As the end of summer approaches, you love to grill your food on the open flame. You savor that char-grilled flavor on your meat or fish. Perhaps you fashion yourself as a modern-day caveman, inspired by the Paleo Diet and getting back to Nature.
At the same time, you’ve probably heard that eating grilled meat is a bad idea, because compounds in the meat char can cause cancer.
According to the National Cancer Institute, grilling meat to the point of charring causes the formation of heterocyclic amines (HCAs), polycyclic aromatic hydrocarbons (PAHs), and Maillard reaction products such as acrylamide (AA) or advanced glycation end-products (AGEs). HCAs and AGEs are formed when the amino acids, sugars and creatine in meat react at high temperatures. PAHs are formed when meat fats burn. Maillard reaction products are those tasty brown “caramelized” substances produced by the reaction of sugars and amino acids when meats and other foods are cooked by grilling, baking, frying or toasting.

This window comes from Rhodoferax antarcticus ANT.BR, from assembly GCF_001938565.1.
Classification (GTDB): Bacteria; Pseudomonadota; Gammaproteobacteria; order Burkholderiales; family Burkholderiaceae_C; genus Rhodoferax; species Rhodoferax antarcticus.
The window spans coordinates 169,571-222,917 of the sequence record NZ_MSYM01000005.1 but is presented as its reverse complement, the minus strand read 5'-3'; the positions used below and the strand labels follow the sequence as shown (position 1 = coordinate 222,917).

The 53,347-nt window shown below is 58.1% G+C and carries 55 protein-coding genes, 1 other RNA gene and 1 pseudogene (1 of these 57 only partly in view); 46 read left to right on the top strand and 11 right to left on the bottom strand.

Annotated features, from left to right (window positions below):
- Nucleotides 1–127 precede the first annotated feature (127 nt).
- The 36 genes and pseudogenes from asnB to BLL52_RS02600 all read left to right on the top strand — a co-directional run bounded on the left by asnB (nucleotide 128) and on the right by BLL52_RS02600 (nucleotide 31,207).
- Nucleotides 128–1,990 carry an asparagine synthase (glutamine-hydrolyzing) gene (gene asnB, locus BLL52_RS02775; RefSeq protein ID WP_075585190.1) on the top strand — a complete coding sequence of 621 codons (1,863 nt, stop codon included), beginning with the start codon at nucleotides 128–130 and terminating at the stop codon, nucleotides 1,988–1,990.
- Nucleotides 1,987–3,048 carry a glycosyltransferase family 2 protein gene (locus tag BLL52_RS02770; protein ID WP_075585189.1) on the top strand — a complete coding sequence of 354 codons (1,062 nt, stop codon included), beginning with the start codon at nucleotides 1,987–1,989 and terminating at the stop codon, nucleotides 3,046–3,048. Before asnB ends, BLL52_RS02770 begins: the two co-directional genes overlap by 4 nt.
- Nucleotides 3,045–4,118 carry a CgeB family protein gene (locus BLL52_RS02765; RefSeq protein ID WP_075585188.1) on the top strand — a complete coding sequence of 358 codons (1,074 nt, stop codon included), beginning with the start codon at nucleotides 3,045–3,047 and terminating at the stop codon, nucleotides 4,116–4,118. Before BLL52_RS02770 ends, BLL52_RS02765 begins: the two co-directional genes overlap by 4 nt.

The National Cancer Institute reports that HCAs, PAHs and acrylamide have been shown to cause cancer in laboratory animals. Added to this are a number of epidemiological studies purporting to show an association between consumption of cooked meats and cancer.
So you reluctantly curtail your inner caveman and carefully scrape the blackened parts off your meats, or grill them at a lower temperature. Or perhaps you avoid grilling altogether, retreating indoors and lightly sautéing or boiling your meat dishes.
Relax. I’m here to make the case that charred meat is not to be feared. It may actually be good for you, hormetically boosting your general ability to neutralize and dispose of dietary toxins. In this blog post, we will take a closer look at the animal and human studies, combined with a deeper look at the evolutionary record, aided by the perspective of modern toxicology. I think it may change your mind.